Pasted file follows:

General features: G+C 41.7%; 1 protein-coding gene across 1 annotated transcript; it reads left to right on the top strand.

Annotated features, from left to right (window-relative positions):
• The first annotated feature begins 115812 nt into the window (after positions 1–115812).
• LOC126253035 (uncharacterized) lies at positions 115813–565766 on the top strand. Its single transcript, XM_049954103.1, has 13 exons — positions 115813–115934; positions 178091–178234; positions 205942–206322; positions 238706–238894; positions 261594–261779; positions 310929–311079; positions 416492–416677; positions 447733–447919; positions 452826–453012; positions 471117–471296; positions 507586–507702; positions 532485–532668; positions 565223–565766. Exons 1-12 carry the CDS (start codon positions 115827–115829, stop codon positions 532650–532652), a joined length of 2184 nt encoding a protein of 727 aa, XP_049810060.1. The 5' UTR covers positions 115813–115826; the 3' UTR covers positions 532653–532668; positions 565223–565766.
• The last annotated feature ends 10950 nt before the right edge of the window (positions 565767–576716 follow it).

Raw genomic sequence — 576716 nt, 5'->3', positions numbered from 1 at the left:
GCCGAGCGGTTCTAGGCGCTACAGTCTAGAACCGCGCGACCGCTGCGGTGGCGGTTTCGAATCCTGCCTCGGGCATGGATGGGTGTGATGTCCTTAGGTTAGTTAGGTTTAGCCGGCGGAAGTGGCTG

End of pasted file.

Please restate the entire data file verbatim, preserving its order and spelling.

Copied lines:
General features: G+C 41.7%; 1 protein-coding gene across 1 annotated transcript; it reads left to right on the top strand.

Annotated features, from left to right (window-relative positions):
• The first annotated feature begins 115812 nt into the window (after positions 1–115812).
• LOC126253035 (uncharacterized) lies at positions 115813–565766 on the top strand. Its single transcript, XM_049954103.1, has 13 exons — positions 115813–115934; positions 178091–178234; positions 205942–206322; positions 238706–238894; positions 261594–261779; positions 310929–311079; positions 416492–416677; positions 447733–447919; positions 452826–453012; positions 471117–471296; positions 507586–507702; positions 532485–532668; positions 565223–565766. Exons 1-12 carry the CDS (start codon positions 115827–115829, stop codon positions 532650–532652), a joined length of 2184 nt encoding a protein of 727 aa, XP_049810060.1. The 5' UTR covers positions 115813–115826; the 3' UTR covers positions 532653–532668; positions 565223–565766.
• The last annotated feature ends 10950 nt before the right edge of the window (positions 565767–576716 follow it).

Raw genomic sequence — 576716 nt, 5'->3', positions numbered from 1 at the left:
GCCGAGCGGTTCTAGGCGCTACAGTCTAGAACCGCGCGACCGCTGCGGTGGCGGTTTCGAATCCTGCCTCGGGCATGGATGGGTGTGATGTCCTTAGGTTAGTTAGGTTTAGCCGGCGGAAGTGGCTG